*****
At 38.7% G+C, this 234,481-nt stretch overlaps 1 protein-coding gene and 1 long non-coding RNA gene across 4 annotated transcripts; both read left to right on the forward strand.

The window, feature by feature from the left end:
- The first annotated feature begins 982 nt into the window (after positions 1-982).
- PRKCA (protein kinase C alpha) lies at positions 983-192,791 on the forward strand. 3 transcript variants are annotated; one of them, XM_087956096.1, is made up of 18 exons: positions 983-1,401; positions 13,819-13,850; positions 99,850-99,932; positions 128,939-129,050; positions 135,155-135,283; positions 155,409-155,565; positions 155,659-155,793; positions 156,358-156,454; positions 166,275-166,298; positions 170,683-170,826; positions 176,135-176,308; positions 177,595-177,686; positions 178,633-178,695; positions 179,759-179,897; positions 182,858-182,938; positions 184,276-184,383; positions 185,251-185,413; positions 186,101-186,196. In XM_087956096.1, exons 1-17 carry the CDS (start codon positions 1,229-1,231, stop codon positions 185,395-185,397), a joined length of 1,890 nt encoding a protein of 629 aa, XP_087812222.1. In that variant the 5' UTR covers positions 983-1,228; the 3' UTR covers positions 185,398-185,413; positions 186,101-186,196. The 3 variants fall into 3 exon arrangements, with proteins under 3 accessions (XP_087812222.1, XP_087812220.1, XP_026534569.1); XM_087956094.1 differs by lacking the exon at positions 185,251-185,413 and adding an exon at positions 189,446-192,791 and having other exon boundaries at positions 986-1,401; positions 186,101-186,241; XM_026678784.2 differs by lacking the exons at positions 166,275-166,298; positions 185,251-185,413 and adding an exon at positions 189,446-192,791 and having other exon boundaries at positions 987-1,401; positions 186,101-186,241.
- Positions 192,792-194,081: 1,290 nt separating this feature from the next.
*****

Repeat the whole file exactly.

At 38.7% G+C, this 234,481-nt stretch overlaps 1 protein-coding gene and 1 long non-coding RNA gene across 4 annotated transcripts; both read left to right on the forward strand.

The window, feature by feature from the left end:
- The first annotated feature begins 982 nt into the window (after positions 1-982).
- PRKCA (protein kinase C alpha) lies at positions 983-192,791 on the forward strand. 3 transcript variants are annotated; one of them, XM_087956096.1, is made up of 18 exons: positions 983-1,401; positions 13,819-13,850; positions 99,850-99,932; positions 128,939-129,050; positions 135,155-135,283; positions 155,409-155,565; positions 155,659-155,793; positions 156,358-156,454; positions 166,275-166,298; positions 170,683-170,826; positions 176,135-176,308; positions 177,595-177,686; positions 178,633-178,695; positions 179,759-179,897; positions 182,858-182,938; positions 184,276-184,383; positions 185,251-185,413; positions 186,101-186,196. In XM_087956096.1, exons 1-17 carry the CDS (start codon positions 1,229-1,231, stop codon positions 185,395-185,397), a joined length of 1,890 nt encoding a protein of 629 aa, XP_087812222.1. In that variant the 5' UTR covers positions 983-1,228; the 3' UTR covers positions 185,398-185,413; positions 186,101-186,196. The 3 variants fall into 3 exon arrangements, with proteins under 3 accessions (XP_087812222.1, XP_087812220.1, XP_026534569.1); XM_087956094.1 differs by lacking the exon at positions 185,251-185,413 and adding an exon at positions 189,446-192,791 and having other exon boundaries at positions 986-1,401; positions 186,101-186,241; XM_026678784.2 differs by lacking the exons at positions 166,275-166,298; positions 185,251-185,413 and adding an exon at positions 189,446-192,791 and having other exon boundaries at positions 987-1,401; positions 186,101-186,241.
- Positions 192,792-194,081: 1,290 nt separating this feature from the next.